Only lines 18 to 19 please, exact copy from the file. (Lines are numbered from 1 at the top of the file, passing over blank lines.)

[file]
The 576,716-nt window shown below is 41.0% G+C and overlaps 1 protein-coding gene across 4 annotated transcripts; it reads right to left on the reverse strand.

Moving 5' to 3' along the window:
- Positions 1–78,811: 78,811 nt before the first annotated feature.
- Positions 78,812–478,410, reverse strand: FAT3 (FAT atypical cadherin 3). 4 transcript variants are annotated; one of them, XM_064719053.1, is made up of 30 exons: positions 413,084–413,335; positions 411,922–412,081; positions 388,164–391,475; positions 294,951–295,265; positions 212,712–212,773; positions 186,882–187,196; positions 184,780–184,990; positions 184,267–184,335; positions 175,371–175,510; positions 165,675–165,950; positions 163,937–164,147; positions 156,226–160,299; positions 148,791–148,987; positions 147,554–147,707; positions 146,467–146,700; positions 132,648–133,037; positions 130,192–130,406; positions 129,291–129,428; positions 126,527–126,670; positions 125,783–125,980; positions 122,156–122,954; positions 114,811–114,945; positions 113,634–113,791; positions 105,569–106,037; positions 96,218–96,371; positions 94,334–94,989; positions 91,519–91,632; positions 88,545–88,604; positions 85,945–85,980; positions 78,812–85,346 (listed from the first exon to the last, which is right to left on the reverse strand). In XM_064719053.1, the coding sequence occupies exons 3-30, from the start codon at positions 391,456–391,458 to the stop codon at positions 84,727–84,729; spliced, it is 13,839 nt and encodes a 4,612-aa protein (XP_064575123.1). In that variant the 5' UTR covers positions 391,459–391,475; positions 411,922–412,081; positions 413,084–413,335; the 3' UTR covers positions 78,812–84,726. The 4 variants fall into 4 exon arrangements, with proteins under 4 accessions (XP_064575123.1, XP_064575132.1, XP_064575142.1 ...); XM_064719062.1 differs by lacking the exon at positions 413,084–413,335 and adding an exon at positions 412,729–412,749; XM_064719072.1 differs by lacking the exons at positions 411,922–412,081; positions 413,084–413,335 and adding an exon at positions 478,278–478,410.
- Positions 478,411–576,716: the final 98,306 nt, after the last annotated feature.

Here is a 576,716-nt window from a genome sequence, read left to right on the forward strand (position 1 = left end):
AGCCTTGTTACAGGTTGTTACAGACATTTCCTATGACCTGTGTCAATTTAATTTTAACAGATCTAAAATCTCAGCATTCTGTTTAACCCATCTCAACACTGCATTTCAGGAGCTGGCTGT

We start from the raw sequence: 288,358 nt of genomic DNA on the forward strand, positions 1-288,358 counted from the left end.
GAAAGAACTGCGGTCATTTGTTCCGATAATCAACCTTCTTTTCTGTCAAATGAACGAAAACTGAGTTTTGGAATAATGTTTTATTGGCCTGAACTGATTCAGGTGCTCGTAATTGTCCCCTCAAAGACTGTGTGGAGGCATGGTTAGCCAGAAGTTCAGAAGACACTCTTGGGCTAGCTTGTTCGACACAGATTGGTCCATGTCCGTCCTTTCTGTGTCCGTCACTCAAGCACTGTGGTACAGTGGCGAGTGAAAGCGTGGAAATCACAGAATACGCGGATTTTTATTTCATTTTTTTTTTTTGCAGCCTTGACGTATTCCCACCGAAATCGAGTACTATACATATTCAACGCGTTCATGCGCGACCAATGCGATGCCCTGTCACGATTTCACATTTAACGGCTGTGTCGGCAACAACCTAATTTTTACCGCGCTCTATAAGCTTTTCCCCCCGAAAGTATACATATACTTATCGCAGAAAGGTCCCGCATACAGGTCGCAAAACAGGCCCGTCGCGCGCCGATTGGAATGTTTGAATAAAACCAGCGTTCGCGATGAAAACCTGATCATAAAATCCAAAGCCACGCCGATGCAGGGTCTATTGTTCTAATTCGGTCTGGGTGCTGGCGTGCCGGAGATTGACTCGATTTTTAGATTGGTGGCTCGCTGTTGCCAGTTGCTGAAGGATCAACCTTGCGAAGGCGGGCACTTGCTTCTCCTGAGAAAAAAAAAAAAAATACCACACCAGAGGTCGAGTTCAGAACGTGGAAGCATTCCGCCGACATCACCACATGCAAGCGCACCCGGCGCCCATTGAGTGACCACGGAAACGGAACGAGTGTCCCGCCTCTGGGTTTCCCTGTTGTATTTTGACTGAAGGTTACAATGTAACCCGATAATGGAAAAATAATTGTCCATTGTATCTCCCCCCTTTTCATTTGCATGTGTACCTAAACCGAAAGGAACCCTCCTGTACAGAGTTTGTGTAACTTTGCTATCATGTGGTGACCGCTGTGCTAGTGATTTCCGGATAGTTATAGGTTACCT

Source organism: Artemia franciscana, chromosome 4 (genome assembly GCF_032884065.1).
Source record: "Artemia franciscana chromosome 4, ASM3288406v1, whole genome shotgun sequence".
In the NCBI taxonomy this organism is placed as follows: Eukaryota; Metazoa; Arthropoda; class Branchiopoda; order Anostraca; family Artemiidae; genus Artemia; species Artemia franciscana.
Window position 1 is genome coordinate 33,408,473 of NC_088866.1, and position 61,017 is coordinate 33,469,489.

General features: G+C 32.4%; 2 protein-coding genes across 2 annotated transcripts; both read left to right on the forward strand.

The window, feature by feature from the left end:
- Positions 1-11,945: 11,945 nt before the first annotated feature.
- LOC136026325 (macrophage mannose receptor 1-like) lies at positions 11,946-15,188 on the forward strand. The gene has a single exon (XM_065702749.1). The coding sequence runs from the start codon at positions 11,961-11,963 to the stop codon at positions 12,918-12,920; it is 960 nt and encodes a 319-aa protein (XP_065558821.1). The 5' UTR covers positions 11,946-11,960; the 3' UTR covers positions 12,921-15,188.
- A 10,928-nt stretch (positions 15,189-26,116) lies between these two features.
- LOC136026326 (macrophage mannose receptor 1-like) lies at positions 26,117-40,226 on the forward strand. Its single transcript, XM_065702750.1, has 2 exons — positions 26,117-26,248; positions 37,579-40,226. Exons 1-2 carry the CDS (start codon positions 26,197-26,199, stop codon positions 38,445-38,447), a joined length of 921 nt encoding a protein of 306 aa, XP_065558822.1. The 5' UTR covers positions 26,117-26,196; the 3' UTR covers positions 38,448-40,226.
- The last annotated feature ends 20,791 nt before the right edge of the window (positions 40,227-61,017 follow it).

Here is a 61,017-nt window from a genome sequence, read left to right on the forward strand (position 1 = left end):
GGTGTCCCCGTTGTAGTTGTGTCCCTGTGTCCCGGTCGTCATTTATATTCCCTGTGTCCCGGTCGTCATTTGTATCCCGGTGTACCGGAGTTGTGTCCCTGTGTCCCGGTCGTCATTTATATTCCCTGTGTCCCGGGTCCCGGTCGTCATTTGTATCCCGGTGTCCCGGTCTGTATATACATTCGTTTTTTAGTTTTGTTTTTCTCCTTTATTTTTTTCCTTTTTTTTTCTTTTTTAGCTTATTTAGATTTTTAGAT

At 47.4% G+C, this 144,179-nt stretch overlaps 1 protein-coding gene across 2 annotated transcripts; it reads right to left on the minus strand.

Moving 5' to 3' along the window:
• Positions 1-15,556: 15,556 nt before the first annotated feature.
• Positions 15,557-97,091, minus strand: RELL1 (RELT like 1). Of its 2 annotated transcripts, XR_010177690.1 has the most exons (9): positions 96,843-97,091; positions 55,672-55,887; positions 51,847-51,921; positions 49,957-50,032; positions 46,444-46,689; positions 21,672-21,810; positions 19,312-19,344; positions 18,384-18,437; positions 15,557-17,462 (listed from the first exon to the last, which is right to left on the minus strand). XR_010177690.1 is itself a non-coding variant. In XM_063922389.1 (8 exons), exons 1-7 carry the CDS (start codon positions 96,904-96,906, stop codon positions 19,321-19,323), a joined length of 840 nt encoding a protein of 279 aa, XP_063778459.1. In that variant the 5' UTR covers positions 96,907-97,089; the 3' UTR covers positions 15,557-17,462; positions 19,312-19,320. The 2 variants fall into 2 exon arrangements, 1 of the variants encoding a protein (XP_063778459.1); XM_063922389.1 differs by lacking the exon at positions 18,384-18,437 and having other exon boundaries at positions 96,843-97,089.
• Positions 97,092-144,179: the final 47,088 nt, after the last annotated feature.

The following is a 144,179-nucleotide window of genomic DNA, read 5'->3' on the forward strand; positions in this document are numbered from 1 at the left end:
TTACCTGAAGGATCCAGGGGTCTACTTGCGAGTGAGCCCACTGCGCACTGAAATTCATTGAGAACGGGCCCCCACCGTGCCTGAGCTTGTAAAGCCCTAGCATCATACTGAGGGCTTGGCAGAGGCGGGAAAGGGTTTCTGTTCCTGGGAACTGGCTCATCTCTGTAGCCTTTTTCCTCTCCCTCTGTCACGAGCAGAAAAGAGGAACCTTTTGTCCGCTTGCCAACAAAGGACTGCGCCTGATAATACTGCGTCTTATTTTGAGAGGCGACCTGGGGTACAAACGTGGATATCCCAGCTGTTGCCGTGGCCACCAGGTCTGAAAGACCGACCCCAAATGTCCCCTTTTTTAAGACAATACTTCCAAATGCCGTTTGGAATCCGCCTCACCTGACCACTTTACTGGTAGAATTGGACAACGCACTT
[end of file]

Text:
- A 10,928-nt stretch (positions 15,189-26,116) lies between these two features.
- LOC136026326 (macrophage mannose receptor 1-like) lies at positions 26,117-40,226 on the forward strand. Its single transcript, XM_065702750.1, has 2 exons — positions 26,117-26,248; positions 37,579-40,226. Exons 1-2 carry the CDS (start codon positions 26,197-26,199, stop codon positions 38,445-38,447), a joined length of 921 nt encoding a protein of 306 aa, XP_065558822.1. The 5' UTR covers positions 26,117-26,196; the 3' UTR covers positions 38,448-40,226.